Once we understand that, we start to understand formal prayer times, times when we sit down and talk to God in a structured way. Those times are the bookends to our spiritual life. We engage with God in a formal sense, to adore him, confess our faults, thank him, and ask our supplications, in the ACTS structure I suggested last week, Adoration, Confession, Thanksgiving, Supplication. But it does not really matter what you do: as long as you do something that gives structure and reflection. Furthermore, the importance of set times of prayer is in the silence: prayer at those moments is a conversation, when you not only bother God but let God talk to you.
Living a life of prayer is a persistence in seeing God through our whole life. The widow did not just bother the unjust judge at the set times: she kept continually coming, so end the end he listened to her. That’s why we have to reflect every day and see the hand of God in our lives, so we stat being aware of God’s presence. Now I am not just talking about cute birds in trees and pretty sunsets; this is about seeing God in a whole life, even in the tragedy of life. God’s not just a pretty picture like a chocolate box. Our best theology of life and prayer is when we see the suffering Christ in the victim and horror of the world, that moves us to help and prayer and reach out to Christ in the tragedy of life. If we only see God in the chocolate box covers, we have made a false god who is no use to use in our despair and grief: but God came and lived as one of us, to share life in all its horrors as well. That why we have theology to see God: that’s why we need to look around and see God in all we do, all we love, and all we touch, so we can make God part of our lives. That’s what persistence of prayer and life of prayer is all about: seeing God in everything and becoming infused in the love of God.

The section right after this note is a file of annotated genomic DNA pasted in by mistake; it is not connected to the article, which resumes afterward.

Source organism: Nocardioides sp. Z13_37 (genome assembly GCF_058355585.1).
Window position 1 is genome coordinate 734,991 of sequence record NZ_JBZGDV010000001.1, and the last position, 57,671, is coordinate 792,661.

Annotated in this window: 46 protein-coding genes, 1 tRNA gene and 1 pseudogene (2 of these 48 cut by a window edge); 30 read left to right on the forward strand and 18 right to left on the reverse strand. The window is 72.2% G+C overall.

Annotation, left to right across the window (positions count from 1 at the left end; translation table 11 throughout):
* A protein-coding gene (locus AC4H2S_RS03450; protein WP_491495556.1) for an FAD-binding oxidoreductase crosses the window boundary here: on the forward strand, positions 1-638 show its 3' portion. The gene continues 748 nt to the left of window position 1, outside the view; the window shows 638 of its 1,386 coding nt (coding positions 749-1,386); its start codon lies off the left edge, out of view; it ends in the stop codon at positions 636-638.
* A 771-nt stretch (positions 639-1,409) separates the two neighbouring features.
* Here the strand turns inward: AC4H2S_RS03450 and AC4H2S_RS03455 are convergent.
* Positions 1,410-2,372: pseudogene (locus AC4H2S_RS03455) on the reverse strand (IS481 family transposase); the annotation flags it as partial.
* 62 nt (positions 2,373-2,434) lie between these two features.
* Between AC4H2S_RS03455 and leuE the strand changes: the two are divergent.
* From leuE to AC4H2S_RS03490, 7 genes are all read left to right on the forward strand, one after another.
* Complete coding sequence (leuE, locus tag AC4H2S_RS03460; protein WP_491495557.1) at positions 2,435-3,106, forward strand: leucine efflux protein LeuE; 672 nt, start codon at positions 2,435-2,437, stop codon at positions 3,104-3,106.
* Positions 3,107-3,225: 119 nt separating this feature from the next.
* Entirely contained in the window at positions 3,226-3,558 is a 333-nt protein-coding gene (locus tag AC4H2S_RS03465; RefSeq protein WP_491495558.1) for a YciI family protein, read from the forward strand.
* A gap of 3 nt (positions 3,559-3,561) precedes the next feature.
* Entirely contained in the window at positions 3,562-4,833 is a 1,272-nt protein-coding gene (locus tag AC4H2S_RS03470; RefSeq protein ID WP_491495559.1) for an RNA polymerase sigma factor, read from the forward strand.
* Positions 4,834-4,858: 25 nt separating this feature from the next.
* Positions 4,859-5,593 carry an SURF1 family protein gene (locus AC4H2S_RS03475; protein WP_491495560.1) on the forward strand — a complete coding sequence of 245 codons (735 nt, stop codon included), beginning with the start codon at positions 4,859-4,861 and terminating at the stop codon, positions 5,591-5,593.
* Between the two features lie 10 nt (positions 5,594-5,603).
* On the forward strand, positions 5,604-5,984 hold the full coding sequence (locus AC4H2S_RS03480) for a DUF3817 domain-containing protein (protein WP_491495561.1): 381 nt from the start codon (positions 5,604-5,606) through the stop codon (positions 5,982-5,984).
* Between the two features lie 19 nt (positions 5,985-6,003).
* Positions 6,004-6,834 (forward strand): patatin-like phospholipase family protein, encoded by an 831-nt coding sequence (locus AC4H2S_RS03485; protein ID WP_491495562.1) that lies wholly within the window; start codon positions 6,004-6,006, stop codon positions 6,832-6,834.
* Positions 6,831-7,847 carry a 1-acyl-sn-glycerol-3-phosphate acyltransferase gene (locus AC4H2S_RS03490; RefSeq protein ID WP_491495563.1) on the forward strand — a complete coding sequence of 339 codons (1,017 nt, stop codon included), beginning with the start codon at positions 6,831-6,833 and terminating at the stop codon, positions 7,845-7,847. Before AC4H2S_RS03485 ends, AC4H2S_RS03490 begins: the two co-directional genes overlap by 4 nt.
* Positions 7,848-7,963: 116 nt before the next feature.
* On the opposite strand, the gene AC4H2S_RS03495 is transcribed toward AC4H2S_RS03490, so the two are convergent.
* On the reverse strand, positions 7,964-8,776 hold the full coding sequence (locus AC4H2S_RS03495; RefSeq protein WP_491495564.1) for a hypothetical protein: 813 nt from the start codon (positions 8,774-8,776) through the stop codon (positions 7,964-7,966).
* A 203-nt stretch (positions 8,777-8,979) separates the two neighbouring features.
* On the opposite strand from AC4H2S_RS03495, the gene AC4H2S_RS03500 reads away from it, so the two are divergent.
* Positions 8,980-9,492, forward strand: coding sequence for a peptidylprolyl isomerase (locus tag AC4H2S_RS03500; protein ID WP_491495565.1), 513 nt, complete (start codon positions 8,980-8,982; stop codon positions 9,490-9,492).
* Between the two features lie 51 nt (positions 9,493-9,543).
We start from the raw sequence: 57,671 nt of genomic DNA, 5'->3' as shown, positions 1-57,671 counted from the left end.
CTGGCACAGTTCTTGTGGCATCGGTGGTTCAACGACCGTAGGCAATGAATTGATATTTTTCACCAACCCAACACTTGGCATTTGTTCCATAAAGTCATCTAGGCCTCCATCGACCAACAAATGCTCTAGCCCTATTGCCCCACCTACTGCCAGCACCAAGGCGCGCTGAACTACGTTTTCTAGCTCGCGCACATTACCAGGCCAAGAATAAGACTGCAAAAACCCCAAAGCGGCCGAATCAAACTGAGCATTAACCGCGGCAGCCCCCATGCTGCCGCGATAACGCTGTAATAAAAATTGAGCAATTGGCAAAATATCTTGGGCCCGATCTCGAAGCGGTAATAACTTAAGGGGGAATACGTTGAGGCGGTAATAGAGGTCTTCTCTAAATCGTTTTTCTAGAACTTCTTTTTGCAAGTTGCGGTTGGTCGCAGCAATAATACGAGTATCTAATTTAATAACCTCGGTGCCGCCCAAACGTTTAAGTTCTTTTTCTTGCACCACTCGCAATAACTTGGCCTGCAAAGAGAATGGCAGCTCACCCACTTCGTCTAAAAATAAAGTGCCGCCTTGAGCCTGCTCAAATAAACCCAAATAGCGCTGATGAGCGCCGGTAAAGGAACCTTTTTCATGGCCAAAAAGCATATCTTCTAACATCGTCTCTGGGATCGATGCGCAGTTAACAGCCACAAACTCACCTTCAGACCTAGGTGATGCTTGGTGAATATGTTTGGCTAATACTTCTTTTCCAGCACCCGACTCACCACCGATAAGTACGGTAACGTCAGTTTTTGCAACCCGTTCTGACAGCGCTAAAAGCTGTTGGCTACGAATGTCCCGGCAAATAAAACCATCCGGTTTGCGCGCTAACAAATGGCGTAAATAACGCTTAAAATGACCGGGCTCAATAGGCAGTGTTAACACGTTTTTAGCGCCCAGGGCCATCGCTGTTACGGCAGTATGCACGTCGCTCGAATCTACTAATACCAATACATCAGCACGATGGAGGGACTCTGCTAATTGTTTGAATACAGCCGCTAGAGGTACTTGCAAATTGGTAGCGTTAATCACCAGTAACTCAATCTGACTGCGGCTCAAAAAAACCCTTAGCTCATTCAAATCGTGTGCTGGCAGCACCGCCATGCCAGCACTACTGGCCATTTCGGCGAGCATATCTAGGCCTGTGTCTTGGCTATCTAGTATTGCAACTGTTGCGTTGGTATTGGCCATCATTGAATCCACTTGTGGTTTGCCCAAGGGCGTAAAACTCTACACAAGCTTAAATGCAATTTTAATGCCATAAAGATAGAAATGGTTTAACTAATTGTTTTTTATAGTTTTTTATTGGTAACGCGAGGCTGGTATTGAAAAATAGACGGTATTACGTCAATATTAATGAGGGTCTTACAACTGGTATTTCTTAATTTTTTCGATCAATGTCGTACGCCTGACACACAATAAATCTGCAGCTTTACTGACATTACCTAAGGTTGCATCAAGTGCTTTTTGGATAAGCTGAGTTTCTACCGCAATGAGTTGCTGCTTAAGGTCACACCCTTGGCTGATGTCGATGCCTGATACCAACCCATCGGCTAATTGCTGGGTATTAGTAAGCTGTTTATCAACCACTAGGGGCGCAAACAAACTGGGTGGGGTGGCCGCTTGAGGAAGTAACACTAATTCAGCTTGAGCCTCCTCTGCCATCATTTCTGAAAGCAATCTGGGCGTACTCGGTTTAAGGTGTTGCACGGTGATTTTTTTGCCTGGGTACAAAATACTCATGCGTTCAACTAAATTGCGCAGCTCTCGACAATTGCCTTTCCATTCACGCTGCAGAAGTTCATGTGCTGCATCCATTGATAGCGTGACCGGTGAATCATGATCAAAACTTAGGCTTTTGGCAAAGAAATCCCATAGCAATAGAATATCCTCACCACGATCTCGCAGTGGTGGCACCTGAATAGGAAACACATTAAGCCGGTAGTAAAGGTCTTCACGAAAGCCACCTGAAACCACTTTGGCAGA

Prayer is a wonderful gift that we can live in our lives: it is the experience of finding God in all we do. It is the companion of our loneliness, the theology of our lives, the simple meeting of God and finding God every day. We need set times to help and guide this prayer. We need thankfulness so we can see what God has done to us already. We need persistence so we continue to find the hidden God that we have neglected and turned away from in our lives. We need love that can be filled with the prayer life of being with God.
Contentment and Healing – OS28 C, 8th October, 2016.
There are some awful whingers in the world. You probably have met a few as well: perhaps in the supermarket, when they carry on long and loud conversations that make you heartily glad you are not part of their family. If they are part of your family, you have my sympathy. People who feel they need to complain about everything and anything: he whinger.
Well today is a day to give thanks that Christians are not naturally whingers. Today’s gospel is all about giving thanks for what is given to us.
The ten lepers in the Gospel today all plead for healing, and Jesus tells them to go and show themselves to the priests. In faith they turn and go, and on the way they find themselves healed. But only one, a Samaritan, then turns back to give thanks to our Lord for the healing.
So what’s the difference with this one. He not only finds that he is healed, but he sees it, and understands it, in other words he is converted, he gives thanks to God: he recognises God’s action in the healing. Our Lord then assures him that his faith has made him well, a slightly different word that implies saving as well as health.
The Samaritan is different in that he takes his healing to a different level – he reflects on it and is moved to give thanks. Not only is he physically changed, from a leper to a healthy person, but he is spiritually changed, he sees God in the healing and is moved to give thanks.
The other nine are still healed – but they have not spiritually changed. That is the difference.